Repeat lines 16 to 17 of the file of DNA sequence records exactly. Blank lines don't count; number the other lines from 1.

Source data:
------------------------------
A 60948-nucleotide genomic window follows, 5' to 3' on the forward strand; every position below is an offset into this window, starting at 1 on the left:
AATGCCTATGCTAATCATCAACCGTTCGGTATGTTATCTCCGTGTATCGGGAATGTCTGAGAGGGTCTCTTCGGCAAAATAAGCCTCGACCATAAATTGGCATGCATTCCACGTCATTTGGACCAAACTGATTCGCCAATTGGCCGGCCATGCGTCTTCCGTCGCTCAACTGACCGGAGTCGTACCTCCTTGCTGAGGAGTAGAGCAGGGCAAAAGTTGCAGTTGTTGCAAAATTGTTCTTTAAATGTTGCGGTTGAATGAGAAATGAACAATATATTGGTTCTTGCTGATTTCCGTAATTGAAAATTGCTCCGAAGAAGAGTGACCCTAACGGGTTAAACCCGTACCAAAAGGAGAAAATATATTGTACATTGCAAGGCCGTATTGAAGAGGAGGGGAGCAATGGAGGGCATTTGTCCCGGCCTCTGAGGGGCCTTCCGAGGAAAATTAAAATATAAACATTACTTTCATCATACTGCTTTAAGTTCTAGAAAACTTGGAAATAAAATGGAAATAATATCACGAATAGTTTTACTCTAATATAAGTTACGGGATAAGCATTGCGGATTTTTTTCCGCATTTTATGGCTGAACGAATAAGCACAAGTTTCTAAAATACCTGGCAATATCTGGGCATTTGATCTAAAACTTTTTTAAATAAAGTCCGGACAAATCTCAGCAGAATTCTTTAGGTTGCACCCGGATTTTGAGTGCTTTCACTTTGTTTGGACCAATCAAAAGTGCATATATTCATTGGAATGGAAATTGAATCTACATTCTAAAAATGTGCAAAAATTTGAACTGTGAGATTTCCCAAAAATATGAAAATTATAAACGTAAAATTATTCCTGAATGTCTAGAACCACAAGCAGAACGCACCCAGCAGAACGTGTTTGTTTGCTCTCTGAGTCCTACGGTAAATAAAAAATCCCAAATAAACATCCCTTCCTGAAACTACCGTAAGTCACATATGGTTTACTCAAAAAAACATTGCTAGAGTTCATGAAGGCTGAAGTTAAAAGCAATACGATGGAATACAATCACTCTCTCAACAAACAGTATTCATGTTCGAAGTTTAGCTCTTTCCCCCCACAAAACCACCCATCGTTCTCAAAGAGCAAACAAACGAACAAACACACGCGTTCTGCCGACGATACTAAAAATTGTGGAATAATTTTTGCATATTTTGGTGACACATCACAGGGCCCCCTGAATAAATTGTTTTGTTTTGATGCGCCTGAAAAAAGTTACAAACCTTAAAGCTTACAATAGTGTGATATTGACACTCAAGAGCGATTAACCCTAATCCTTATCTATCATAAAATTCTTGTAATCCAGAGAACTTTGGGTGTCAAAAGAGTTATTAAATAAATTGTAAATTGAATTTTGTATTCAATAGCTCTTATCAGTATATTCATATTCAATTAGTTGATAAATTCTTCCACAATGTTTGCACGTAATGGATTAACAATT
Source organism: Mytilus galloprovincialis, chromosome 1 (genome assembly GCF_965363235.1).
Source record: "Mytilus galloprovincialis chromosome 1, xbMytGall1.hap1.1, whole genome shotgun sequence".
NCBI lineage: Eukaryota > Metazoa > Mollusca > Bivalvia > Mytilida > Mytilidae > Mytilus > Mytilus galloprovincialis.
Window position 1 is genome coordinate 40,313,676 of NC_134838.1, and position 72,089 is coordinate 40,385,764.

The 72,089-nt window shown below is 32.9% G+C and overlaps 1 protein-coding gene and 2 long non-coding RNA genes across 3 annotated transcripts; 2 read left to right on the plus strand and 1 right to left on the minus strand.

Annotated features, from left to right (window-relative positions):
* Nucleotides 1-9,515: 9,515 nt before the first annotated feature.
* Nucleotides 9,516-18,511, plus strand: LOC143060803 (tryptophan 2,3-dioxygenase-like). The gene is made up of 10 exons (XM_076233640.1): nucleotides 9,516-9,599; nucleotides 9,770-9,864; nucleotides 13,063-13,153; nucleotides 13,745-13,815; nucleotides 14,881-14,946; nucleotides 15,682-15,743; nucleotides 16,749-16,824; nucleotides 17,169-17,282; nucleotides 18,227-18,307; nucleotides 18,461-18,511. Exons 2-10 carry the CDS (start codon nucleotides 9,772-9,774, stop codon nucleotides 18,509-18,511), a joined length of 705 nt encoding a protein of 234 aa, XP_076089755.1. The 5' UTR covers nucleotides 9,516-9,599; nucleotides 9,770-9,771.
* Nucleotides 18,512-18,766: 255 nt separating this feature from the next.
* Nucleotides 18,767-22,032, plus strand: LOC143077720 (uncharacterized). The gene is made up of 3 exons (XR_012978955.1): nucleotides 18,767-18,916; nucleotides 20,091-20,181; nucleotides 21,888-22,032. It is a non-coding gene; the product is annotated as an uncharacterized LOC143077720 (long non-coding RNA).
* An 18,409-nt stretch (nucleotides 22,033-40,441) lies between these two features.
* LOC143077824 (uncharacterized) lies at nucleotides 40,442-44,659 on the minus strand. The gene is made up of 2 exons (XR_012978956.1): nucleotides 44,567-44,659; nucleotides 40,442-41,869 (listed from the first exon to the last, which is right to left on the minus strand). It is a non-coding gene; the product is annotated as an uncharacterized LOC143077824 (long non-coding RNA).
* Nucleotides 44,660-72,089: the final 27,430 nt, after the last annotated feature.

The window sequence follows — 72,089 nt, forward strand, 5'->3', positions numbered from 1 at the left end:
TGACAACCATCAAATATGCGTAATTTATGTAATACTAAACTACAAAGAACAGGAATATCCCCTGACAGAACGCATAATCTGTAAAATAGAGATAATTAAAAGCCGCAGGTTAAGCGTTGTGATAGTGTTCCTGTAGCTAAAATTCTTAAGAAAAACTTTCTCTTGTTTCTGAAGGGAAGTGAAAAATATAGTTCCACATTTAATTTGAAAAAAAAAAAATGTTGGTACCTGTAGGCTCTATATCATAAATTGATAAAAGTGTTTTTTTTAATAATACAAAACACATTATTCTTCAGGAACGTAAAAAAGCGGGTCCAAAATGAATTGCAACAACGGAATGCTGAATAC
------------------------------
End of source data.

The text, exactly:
The window sequence follows — 72,089 nt, forward strand, 5'->3', positions numbered from 1 at the left end:
TGACAACCATCAAATATGCGTAATTTATGTAATACTAAACTACAAAGAACAGGAATATCCCCTGACAGAACGCATAATCTGTAAAATAGAGATAATTAAAAGCCGCAGGTTAAGCGTTGTGATAGTGTTCCTGTAGCTAAAATTCTTAAGAAAAACTTTCTCTTGTTTCTGAAGGGAAGTGAAAAATATAGTTCCACATTTAATTTGAAAAAAAAAAAATGTTGGTACCTGTAGGCTCTATATCATAAATTGATAAAAGTGTTTTTTTTAATAATACAAAACACATTATTCTTCAGGAACGTAAAAAAGCGGGTCCAAAATGAATTGCAACAACGGAATGCTGAATAC